Clinicians' use of mobile devices in hospitals: 17 statistics, consequences and concerns

The threat of privacy breaches and HIPAA violations are of increasing concern to healthcare professionals as volumes of patient data expands and the need to share this data among extended-care teams across boundaries increases. The growing use of mobile devices, inconsistent encryption policies and human error have spurred an alarming number of healthcare breaches, according to a Caradigm infographic.

Below are statistics, consequences and concerns associated with the influx of mobile devices inside healthcare facilities, according to Caradigm.

BYOD, or "bring your own device," is becoming the norm at hospitals:

  • Eighty-five percent of hospitals allow clinicians and staff to connect their personal devices to the hospital's Wi-Fi network
  • Fifty-three percent of hospitals allow guest internet access only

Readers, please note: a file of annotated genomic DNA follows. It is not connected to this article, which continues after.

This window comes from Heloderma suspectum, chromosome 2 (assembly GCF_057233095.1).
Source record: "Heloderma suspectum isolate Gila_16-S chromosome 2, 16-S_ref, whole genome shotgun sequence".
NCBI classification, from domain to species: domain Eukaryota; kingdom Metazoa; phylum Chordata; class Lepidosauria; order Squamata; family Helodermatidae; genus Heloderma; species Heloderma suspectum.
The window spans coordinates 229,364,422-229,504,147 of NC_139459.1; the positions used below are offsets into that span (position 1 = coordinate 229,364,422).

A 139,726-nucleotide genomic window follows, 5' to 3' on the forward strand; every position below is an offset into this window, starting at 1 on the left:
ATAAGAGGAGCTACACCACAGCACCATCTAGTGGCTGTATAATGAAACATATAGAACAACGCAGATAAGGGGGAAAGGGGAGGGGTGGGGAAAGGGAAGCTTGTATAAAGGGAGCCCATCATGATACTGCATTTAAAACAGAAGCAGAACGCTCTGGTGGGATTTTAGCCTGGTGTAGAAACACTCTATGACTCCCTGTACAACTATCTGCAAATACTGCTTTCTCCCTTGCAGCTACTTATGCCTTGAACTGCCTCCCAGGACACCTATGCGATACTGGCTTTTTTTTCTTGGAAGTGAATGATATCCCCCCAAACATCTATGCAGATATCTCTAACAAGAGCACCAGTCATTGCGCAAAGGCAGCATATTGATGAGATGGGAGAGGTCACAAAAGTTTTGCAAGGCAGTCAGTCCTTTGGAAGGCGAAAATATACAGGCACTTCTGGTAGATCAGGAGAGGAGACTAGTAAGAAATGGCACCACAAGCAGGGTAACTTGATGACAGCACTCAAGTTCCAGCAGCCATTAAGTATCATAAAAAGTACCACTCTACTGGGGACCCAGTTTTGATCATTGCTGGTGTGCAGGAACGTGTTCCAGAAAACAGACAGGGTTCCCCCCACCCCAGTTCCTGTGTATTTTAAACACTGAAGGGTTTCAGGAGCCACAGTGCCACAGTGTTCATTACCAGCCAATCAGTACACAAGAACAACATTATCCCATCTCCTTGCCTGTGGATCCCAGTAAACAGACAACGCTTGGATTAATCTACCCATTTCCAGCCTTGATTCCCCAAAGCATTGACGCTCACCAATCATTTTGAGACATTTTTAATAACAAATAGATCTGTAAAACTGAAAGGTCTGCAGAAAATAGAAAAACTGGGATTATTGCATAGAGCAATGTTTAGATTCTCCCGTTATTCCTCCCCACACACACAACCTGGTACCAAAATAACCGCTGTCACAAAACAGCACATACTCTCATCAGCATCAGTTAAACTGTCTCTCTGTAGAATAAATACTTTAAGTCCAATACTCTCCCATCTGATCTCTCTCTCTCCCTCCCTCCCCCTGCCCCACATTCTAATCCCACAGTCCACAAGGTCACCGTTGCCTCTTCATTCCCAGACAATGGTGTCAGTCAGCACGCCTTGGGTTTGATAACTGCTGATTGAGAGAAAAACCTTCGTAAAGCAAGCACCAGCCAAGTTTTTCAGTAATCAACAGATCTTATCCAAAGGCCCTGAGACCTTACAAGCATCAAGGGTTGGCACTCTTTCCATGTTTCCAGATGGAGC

• Twenty-four percent of hospitals allow access to some hospital applications
  • Only 8 percent of hospitals allow full hospital application access
  • Fifteen percent of hospitals don't allow any Wi-Fi access

Of the numerous ways clinicians use mobile apps for patient care, the following five reflect the most common uses:

  • To view patient information — 69 percent
  • To look up non-PHI health information — 65 percent
  • For education or training purposes — 49 percent
  • For clinical notifications — 42 percent
  • For secure communications regarding patients — 39 percent

The increased rates of criminal attacks could be linked to growing use of mobile devices in healthcare organizations:

  • In 2010, 20 percent of healthcare organizations reported attacks while 40 percent of reported attacks in 2014.
  • In a 2014 study conducted by the Ponemon Institute, 90 percent of the surveyed providers admitted to having had at least one data breach in the past two years.
  • In 2013, 7,095,145 patient records were impacted by data breaches, and 22 percent of these breaches were caused by unauthorized access.
  • The estimated annual cost of data breaches to the healthcare industry is $5.6 billion.

The top three security worries reported by healthcare organizations in 2014 are:

  • Employee negligence — 75 percent
  • Public cloud services — 41 percent
  • Mobile device security — 40 percent

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